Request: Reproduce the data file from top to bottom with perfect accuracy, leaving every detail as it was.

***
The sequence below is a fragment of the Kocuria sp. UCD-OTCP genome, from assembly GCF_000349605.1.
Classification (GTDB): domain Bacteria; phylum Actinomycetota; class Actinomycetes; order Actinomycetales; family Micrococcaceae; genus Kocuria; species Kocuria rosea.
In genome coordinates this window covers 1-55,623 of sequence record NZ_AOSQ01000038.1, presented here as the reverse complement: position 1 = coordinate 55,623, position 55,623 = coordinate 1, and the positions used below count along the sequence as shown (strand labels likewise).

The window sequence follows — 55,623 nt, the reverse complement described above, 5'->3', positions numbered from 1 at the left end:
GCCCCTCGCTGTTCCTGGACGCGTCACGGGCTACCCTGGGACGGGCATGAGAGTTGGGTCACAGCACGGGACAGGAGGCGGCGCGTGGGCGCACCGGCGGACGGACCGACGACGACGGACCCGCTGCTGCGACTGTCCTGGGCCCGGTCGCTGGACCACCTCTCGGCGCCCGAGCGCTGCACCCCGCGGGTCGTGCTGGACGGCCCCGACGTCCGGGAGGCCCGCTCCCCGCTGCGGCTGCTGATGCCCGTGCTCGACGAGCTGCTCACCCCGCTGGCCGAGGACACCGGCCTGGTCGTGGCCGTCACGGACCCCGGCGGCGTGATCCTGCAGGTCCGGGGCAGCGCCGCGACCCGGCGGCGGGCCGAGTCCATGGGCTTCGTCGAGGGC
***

The sequence below is a fragment of the Kocuria sp. UCD-OTCP genome, from assembly GCF_000349605.1.
Classification (GTDB): domain Bacteria; phylum Actinomycetota; class Actinomycetes; order Actinomycetales; family Micrococcaceae; genus Kocuria; species Kocuria rosea.
In genome coordinates this window covers 1-55,623 of sequence record NZ_AOSQ01000038.1, presented here as the reverse complement: position 1 = coordinate 55,623, position 55,623 = coordinate 1, and the positions used below count along the sequence as shown (strand labels likewise).

The window sequence follows — 55,623 nt, the reverse complement described above, 5'->3', positions numbered from 1 at the left end:
GCCCCTCGCTGTTCCTGGACGCGTCACGGGCTACCCTGGGACGGGCATGAGAGTTGGGTCACAGCACGGGACAGGAGGCGGCGCGTGGGCGCACCGGCGGACGGACCGACGACGACGGACCCGCTGCTGCGACTGTCCTGGGCCCGGTCGCTGGACCACCTCTCGGCGCCCGAGCGCTGCACCCCGCGGGTCGTGCTGGACGGCCCCGACGTCCGGGAGGCCCGCTCCCCGCTGCGGCTGCTGATGCCCGTGCTCGACGAGCTGCTCACCCCGCTGGCCGAGGACACCGGCCTGGTCGTGGCCGTCACGGACCCCGGCGGCGTGATCCTGCAGGTCCGGGGCAGCGCCGCGACCCGGCGGCGGGCCGAGTCCATGGGCTTCGTCGAGGGC